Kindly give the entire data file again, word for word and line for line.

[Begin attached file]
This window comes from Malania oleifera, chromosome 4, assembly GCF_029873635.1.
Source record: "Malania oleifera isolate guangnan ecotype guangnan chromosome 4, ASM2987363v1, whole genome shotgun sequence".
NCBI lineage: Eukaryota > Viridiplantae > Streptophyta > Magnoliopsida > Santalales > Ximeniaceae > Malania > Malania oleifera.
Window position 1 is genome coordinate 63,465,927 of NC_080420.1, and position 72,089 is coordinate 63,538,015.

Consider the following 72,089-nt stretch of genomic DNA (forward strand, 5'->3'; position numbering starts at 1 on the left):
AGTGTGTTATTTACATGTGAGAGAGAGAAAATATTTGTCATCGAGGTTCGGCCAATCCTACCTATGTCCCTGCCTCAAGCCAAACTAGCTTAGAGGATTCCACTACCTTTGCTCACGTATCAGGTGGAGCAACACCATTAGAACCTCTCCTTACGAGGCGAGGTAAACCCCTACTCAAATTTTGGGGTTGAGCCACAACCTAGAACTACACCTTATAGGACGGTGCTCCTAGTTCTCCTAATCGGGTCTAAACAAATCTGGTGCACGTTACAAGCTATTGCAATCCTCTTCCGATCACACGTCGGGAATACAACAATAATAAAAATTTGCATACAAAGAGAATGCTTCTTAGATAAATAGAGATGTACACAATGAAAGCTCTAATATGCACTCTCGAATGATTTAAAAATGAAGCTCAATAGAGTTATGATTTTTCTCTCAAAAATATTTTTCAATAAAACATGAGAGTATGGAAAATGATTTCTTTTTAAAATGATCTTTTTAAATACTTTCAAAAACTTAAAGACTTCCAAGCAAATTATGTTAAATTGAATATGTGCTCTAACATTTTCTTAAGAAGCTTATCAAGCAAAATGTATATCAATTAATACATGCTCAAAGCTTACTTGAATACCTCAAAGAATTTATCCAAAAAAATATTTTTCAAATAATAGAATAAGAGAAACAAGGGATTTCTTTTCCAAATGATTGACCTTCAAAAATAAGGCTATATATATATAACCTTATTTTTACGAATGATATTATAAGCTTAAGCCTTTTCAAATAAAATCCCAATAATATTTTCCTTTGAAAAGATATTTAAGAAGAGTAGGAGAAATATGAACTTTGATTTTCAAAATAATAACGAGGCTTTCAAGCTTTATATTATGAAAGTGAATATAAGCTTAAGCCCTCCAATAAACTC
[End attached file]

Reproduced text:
This window comes from Malania oleifera, chromosome 4, assembly GCF_029873635.1.
Source record: "Malania oleifera isolate guangnan ecotype guangnan chromosome 4, ASM2987363v1, whole genome shotgun sequence".
NCBI lineage: Eukaryota > Viridiplantae > Streptophyta > Magnoliopsida > Santalales > Ximeniaceae > Malania > Malania oleifera.
Window position 1 is genome coordinate 63,465,927 of NC_080420.1, and position 72,089 is coordinate 63,538,015.

Consider the following 72,089-nt stretch of genomic DNA (forward strand, 5'->3'; position numbering starts at 1 on the left):
AGTGTGTTATTTACATGTGAGAGAGAGAAAATATTTGTCATCGAGGTTCGGCCAATCCTACCTATGTCCCTGCCTCAAGCCAAACTAGCTTAGAGGATTCCACTACCTTTGCTCACGTATCAGGTGGAGCAACACCATTAGAACCTCTCCTTACGAGGCGAGGTAAACCCCTACTCAAATTTTGGGGTTGAGCCACAACCTAGAACTACACCTTATAGGACGGTGCTCCTAGTTCTCCTAATCGGGTCTAAACAAATCTGGTGCACGTTACAAGCTATTGCAATCCTCTTCCGATCACACGTCGGGAATACAACAATAATAAAAATTTGCATACAAAGAGAATGCTTCTTAGATAAATAGAGATGTACACAATGAAAGCTCTAATATGCACTCTCGAATGATTTAAAAATGAAGCTCAATAGAGTTATGATTTTTCTCTCAAAAATATTTTTCAATAAAACATGAGAGTATGGAAAATGATTTCTTTTTAAAATGATCTTTTTAAATACTTTCAAAAACTTAAAGACTTCCAAGCAAATTATGTTAAATTGAATATGTGCTCTAACATTTTCTTAAGAAGCTTATCAAGCAAAATGTATATCAATTAATACATGCTCAAAGCTTACTTGAATACCTCAAAGAATTTATCCAAAAAAATATTTTTCAAATAATAGAATAAGAGAAACAAGGGATTTCTTTTCCAAATGATTGACCTTCAAAAATAAGGCTATATATATATAACCTTATTTTTACGAATGATATTATAAGCTTAAGCCTTTTCAAATAAAATCCCAATAATATTTTCCTTTGAAAAGATATTTAAGAAGAGTAGGAGAAATATGAACTTTGATTTTCAAAATAATAACGAGGCTTTCAAGCTTTATATTATGAAAGTGAATATAAGCTTAAGCCCTCCAATAAACTC